Ahmadinejad: U.S. Must Change before Direct Talks

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President Mahmoud Ahmadinejad on Sunday said the United States must change its attitude if it wants to hold direct nuclear talks with Iran, as he hit out at Washington for imposing sanctions on Tehran.

His comments, in a speech marking the 34th anniversary of the Islamic revolution that ousted the U.S.-backed shah in 1979, came just days after Iran's supreme leader rejected U.S. Vice President Joe Biden's call for direct talks.

They also come at a time when Tehran and six world powers are preparing to resume stalled talks over Iran's nuclear program in the Kazakh city of Almaty on February 26.

"The change of tone is necessary but not sufficient," Ahmadinejad said at Tehran's landmark Azadi (Freedom) Square amid chants of "Death to America."

"Stop pointing weapons at the Iranian nation and I will myself negotiate with you," he said, addressing the United States directly.

"Talks should be with respect, fairness and not under pressure."

"You have done everything to prevent us from becoming nuclear and you have failed. The best solution is cooperation and understanding."

Last week Biden made a "serious offer" for direct talks in the framework of negotiations between Iran and the so-called P5+1 (the United States, France, Britain, Russia, China and Germany) on Tehran's nuclear program which world powers suspect is aimed at making atomic weapons.

Iran vehemently denies the allegation.

Supreme leader Ayatollah Ali Khamenei, who has the final say on all national issues, rejected Biden's offer outright.

"I am not a diplomat but a revolutionary and I speak frankly," Khamenei was quoted as saying on his website on Thursday. "You (Americans) are pointing the gun at Iran and say either negotiate or we will shoot."

On Sunday, Ahmadinejad called on Iranians to remain "united behind" Khamenei, reiterating that "the Iranian nation will not give up an inch of its legitimate rights."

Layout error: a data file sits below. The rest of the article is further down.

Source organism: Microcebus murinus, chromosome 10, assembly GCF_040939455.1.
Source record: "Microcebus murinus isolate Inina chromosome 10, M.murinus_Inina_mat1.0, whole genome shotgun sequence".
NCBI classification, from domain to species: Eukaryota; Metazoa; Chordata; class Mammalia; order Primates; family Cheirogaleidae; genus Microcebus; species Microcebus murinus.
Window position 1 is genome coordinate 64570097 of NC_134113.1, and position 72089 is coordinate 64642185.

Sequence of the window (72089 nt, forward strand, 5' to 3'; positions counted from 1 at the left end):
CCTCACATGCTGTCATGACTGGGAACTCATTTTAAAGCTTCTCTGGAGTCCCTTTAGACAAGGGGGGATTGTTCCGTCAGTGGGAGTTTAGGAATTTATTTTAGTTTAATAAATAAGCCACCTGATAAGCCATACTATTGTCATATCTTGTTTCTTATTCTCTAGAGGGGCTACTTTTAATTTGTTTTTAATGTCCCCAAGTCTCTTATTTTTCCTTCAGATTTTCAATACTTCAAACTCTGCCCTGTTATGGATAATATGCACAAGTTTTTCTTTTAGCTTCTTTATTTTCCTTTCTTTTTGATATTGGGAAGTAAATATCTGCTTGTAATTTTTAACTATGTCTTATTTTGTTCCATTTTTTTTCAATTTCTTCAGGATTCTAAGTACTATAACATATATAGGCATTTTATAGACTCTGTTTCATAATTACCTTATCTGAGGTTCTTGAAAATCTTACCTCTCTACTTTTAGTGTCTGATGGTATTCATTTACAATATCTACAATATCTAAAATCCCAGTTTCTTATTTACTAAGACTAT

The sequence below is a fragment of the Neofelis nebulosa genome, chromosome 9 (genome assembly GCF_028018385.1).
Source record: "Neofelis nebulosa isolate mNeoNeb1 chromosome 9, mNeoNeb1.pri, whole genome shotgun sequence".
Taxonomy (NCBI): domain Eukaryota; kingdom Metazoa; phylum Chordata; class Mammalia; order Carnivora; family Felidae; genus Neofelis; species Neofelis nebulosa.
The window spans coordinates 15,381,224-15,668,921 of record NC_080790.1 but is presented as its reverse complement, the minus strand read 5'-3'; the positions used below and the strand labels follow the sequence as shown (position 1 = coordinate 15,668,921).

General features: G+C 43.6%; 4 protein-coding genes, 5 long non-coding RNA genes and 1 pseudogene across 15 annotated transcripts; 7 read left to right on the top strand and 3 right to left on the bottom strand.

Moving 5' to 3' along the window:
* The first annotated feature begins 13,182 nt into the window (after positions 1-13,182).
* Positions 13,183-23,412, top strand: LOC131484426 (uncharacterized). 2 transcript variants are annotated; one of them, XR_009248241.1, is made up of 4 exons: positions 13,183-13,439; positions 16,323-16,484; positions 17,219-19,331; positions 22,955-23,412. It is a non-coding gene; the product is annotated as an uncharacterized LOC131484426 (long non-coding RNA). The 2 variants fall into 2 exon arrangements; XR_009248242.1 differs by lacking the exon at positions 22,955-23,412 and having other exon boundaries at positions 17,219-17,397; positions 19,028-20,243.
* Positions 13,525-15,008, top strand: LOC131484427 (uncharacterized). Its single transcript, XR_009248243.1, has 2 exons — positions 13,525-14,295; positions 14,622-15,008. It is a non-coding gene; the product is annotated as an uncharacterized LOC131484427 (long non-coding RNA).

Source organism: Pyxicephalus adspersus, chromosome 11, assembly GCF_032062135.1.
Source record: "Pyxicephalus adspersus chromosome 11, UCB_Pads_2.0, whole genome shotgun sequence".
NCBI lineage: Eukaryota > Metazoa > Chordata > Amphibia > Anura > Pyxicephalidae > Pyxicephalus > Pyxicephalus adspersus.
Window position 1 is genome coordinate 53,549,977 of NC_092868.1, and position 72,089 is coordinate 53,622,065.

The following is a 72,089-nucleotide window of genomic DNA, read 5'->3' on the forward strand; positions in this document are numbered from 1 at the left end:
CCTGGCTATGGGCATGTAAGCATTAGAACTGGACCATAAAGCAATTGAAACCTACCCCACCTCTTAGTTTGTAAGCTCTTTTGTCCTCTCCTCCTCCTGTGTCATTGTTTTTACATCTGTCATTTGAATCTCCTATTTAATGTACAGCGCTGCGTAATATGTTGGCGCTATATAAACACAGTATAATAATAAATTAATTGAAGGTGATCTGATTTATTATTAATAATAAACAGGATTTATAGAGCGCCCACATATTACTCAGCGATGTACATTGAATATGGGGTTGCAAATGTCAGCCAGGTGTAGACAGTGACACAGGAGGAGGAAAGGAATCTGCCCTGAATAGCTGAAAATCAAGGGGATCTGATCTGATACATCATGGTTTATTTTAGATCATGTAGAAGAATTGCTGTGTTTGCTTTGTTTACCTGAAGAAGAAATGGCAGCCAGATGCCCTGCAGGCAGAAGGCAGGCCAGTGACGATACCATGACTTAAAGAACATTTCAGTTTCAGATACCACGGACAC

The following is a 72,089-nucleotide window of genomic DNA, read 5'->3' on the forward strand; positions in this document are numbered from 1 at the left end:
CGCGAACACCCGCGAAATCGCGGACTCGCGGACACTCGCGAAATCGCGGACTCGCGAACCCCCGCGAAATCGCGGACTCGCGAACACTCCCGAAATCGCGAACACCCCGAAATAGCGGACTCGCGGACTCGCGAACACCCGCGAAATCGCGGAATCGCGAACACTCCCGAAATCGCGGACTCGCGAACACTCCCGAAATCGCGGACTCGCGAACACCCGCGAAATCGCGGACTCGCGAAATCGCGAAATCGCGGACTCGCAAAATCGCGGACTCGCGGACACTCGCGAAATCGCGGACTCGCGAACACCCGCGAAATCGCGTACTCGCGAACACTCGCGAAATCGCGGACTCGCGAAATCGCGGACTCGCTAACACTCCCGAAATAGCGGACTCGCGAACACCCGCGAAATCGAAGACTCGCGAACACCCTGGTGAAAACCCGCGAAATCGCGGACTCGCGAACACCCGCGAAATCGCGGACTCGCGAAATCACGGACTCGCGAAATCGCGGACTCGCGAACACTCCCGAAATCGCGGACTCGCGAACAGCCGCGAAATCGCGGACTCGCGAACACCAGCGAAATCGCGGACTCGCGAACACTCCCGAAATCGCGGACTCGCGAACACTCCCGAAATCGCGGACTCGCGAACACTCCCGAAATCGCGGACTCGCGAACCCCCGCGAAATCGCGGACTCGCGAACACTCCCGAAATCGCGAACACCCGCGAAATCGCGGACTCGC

Tehran is currently under a series of international and Western sanctions aimed at curbing its nuclear ambitions, mainly the sensitive process of uranium enrichment.

The punitive economic measures have led to a severe economic crisis, choking Iran's banking system and limiting oil exports, its main foreign revenue earner.

A banner at Azadi Square on Sunday tried to give a different picture, declaring: "The crippling sanctions have only tickled us."

A recent survey by U.S. polling firm Gallup said that Iran's nuclear program is supported by a large majority of its population.

Hundreds of thousands of Iranians, chanting anti-U.S. and anti-Israel slogans, marked the anniversary of the Islamic Revolution on Sunday.

Waving Iranian flags and portraits of Islamic republic founder Ayatollah Ruhollah Khomeini and of Khamenei, crowds gathered at Azadi Square in a government-sponsored rally which has become a regime cornerstone.

The authorities put on display a replica of a rocket which Iran says was used to carry a monkey into space in late January.

Sunday's nationwide rallies mark February 11, 1979 when the then Iranian army declared solidarity with the people, turning its back on shah Mohammad Reza Pahlavi.

Ten days beforehand, Khomeini had returned in triumph from exile in France to lead the revolutionaries to power.

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